The American constitution explicitly protects the right to bear arms. What does it mean and how far does it go? Conservative supporters of the originalist theory of constitutional interpretation argue that the founding fathers never intended to allow women the choice to have an abortion.  Would — according to the same theory — the founding fathers have intended in 1791 to protect the right of teenagers to buy semi-automatic assault rifles in bulk? Should the protection not rather be seen within the context of the American liberation struggle against England’s mighty soldiers who disarmed colonists for the glory of the British Empire?

Why do the fierce, god-fearing protectors of the life of a foetus appear to oppose, equally fiercely, measures to curb the murder of children?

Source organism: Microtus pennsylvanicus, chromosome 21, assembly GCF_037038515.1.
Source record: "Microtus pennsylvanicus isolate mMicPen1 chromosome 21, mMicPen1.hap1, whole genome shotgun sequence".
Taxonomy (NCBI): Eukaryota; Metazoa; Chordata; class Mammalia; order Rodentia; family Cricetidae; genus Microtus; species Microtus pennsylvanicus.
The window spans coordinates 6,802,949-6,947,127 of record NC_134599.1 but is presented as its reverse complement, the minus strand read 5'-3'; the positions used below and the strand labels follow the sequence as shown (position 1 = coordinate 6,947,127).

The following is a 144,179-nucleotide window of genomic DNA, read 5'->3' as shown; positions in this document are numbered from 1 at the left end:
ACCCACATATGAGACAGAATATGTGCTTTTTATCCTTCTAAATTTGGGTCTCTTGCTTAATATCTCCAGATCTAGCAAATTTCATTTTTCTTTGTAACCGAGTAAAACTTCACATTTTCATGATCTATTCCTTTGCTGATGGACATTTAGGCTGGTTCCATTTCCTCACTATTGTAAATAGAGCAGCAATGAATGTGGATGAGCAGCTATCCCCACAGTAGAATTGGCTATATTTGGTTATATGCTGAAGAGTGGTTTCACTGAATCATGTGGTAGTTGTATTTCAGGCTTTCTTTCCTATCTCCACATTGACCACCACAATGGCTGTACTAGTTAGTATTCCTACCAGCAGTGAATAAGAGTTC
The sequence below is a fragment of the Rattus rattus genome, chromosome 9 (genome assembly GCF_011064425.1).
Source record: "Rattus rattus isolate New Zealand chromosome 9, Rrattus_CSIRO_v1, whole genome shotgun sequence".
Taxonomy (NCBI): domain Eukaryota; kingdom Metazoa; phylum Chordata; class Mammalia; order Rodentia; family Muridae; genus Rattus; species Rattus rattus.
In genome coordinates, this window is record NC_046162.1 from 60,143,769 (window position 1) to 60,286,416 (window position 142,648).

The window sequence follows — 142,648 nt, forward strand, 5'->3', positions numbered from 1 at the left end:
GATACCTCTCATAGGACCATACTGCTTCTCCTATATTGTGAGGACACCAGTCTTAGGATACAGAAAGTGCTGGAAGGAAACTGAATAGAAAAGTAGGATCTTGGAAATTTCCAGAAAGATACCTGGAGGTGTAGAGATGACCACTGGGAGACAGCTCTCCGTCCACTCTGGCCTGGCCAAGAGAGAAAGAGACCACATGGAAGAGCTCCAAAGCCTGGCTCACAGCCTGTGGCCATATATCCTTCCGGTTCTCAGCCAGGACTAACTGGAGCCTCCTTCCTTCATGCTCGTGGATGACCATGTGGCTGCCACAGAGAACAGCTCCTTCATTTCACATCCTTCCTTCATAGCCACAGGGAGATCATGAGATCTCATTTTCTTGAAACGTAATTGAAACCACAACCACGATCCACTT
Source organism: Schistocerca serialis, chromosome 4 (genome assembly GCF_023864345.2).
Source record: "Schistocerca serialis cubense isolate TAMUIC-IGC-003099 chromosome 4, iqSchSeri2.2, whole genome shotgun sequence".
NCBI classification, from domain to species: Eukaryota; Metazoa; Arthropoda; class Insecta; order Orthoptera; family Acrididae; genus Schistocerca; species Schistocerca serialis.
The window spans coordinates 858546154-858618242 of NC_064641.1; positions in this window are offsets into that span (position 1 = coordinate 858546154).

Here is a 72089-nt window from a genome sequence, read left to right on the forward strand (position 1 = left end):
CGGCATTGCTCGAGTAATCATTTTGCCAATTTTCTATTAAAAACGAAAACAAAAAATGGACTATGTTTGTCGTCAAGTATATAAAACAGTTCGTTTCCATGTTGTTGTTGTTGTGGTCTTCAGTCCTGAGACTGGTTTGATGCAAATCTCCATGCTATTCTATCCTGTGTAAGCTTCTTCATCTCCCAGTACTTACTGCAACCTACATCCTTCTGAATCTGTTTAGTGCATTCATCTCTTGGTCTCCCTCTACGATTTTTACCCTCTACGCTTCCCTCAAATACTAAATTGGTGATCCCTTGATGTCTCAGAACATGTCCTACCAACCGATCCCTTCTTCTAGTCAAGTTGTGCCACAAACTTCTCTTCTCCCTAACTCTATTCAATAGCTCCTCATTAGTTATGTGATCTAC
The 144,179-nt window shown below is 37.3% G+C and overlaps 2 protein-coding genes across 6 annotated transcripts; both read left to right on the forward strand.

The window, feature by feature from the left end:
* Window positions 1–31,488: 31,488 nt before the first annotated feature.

The American constitution does not contain a limitation clause like the more recent constitutions of countries like Germany, Canada and South Africa. Rights can compete and have to be balanced. Thus they may be limited by law, provided that the limitation is reasonable and justifiable in an open democratic society, section 36 of our Constitution tells us. A number of factors are relevant to determine whether a limitation is reasonable and justifiable. Proportionality is central. One does not kill a fly with a sledgehammer.

Over centuries American legislatures and courts have realised the need to limit rights. If you think your right to freedom of movement entitles you to drive your Ford Mustang at 300km/h on the wrong side of the highway, hard-core state troopers and sheriffs will firmly accompany you to deep inside one of the many prisons Hollywood shows us. To protect life and limb, free movement is limited by traffic laws.